The song featured here is titled “Leh Leh Khafshi” (Lê Lê Xifşê). Khafshi is a small type of deer or gazelle, (a common reference in folk songs to a beautiful girl). The song is in the pasta style, which is a type of metered song that is sung after completing the maqam. It’s in the same key as the maqam and meant to connect harmoniously with it.

Yusef Omar Daoud Al-Bayati was born in 1918 in the Hasan Pasha district in Baghdad. He studied maqam under the best singers of that time, namely Mohammad al-Qubbanchi, and was nicknamed “the prince of Iraqi Maqam.” His first recorded concert was in 1956. He was also featured in films and dramas. He died in 1986.

Maqam is the system of melodic modes used in traditional Arabic music. The word “maqam” in Arabic means place or location. Each maqam is a semi-improvised musical recitation of poetry, performed within formal structures that govern the use of melodies, rhythm, and poetic genre. This song is performed in the Iraqi Maqam of Urfa. This maqam is named for the famous Anatolian city, located in modern day Turkey and thus may have Turkish origins.

Muhammad Aref Jazrawi – Leh Leh Khafshi (Pasta)

Yousif Omar Daoud Al-Bayati – Maqam Urfa, Pts 1-2

Chakmakchiphon catalogs:

Chakmakchiphon advertisements:

Muhammad Aref Chakmakchi in their store, 1952, with famed singer Eliyya Baida, and Suaad Muhamed:

The Chakmakchi studio band:

The same photo, annotated:

The company car:

The shop (on right) on Al-Rasheed Street:

The same corner, 1960:

Chakmakchiphon sleeves:

Hesen Cizrawî – Maqam (Khunis)

Sometimes, you have to feel lucky just to own certain records, in the sense they’ve had a life before you that you can only guess at. Kurdish records from the 78 rpm era are precisely that, for me. While listeners and collectors in the west might think this is really exploring the margins of recorded sound, I disagree. Globally, it’s no more on the margins than listening to or collecting Cajun recordings. Though Cajun music is obviously far more popularized here in the US, both are representative of a regional, vibrant culture, where only a finite amount of historic discs exist. In the case of Kurdish recordings, they are representative of the musical traditions of what is commonly called, for better or worse, a “stateless nation.”

Kurdish maqam is slightly different than other types of maqam, in the sense that the term “maqam” doesn’t refer to classical Middle Eastern modes, and instead refers to specific themes or pieces. Horn and Shepherd’s Bloomsbury Encyclopedia poetically referred to the music as “monophonic hymns” – apt, once you begin listening to the emotional and embellished delivery in today’s example. The vocal style portrayed here, accompanied by oud though can also be accompanied by tanbur, is simply riveting, and it’s one that seems to have changed very little.

Iraqi-Kurdish classical singer Hesen Cizrawî (transliterated on this disc as “Hassan Jazrawi,” but also found spelled in innumerable variations), was born in 1917 and died in 1983. Judging alone by the frequency of his name mentioned in books, his later recordings on websites, bootleg cassettes, and on YouTube, as well as the related comments therein, Cizrawî is without a doubt one of the most important Kurdish artists of the 2nd half of the 20th century. There was another singer with the same surname, Mihemed Arif Cizrawî, who was unrelated, but an important and well-known singer that recorded as early as the 1930s. Hesen seems, in a way, to have a more resounding voice to my untrained ears. Not necessarily more artistic or subtle, but certainly a bracing voice that will jolt you upright. Here, he is accompanied by Dawud Al-Kuwaiti on violin, and Saleh Al-Kuwaiti on oud.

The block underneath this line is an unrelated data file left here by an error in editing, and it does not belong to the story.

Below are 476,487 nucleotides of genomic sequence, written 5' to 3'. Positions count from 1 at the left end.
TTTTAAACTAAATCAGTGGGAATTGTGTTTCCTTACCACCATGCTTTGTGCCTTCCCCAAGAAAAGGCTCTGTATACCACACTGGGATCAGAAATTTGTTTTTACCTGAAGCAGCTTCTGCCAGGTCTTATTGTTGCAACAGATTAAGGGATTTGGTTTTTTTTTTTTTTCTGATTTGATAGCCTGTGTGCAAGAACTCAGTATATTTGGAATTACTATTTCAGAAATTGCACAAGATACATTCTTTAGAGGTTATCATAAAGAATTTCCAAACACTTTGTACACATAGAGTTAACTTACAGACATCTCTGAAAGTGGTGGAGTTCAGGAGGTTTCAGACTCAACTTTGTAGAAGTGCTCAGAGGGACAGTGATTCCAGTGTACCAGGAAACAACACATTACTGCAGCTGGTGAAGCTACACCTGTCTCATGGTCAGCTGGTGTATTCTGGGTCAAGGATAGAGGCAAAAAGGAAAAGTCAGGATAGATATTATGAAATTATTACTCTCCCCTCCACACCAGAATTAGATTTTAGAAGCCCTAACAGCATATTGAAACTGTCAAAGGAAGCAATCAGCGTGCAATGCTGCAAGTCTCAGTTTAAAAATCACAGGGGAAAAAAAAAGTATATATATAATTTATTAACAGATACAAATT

Most texts don’t even address Kurdish recordings before 1970. Some, like the aforementioned encyclopedia, openly admit to having no clue. Well, we can put an end to that mystery here and now. The first documented recordings (so far) of Kurdish music were made in Turkey and issued by the Orfeon label sometime before 1920 – a grand total of 7 records. These would remain the only Kurdish recordings made in Turkey for decades, as there was a strict ban on the Kurdish language – just a sample of the difficulties Kurds experienced. Kurdish 78s made in Iraq or Iran, for example, would have to have been smuggled into Turkey for sale to Kurds through the black market.

It was a different story in Iraq and Iran. From the late 1920s through the late 1930s, small batches of Kurdish records did appear on Polyphon, Parlophon, Baidaphon, and even Sodwa, the short-lived 78 label based in Aleppo, Syria. In the late 1930s, a series of over 20 discs were made in Iraq and pressed by HMV in Pakistan, primarily featuring Meryem Xan, and the elder Cizrawî. After World War II, Columbia began a series of Kurdish discs also featuring the Cizrawîs, among many others. This was one of them – recorded February of 1948 in Baghdad. Further recordings were made by local labels, such as Chakmakchi Phon, and for more on those recordings, let me take you back in time

Hesen Cizrawî – Maqam (Khunis)

Notes
Label: Columbia
Issue Number: GIA 26
Matrix Number: COF 93

Thank you to Bill Dean-Myatt, Ahmad AlSalhi, Amir Mansour’s work, and collector friends.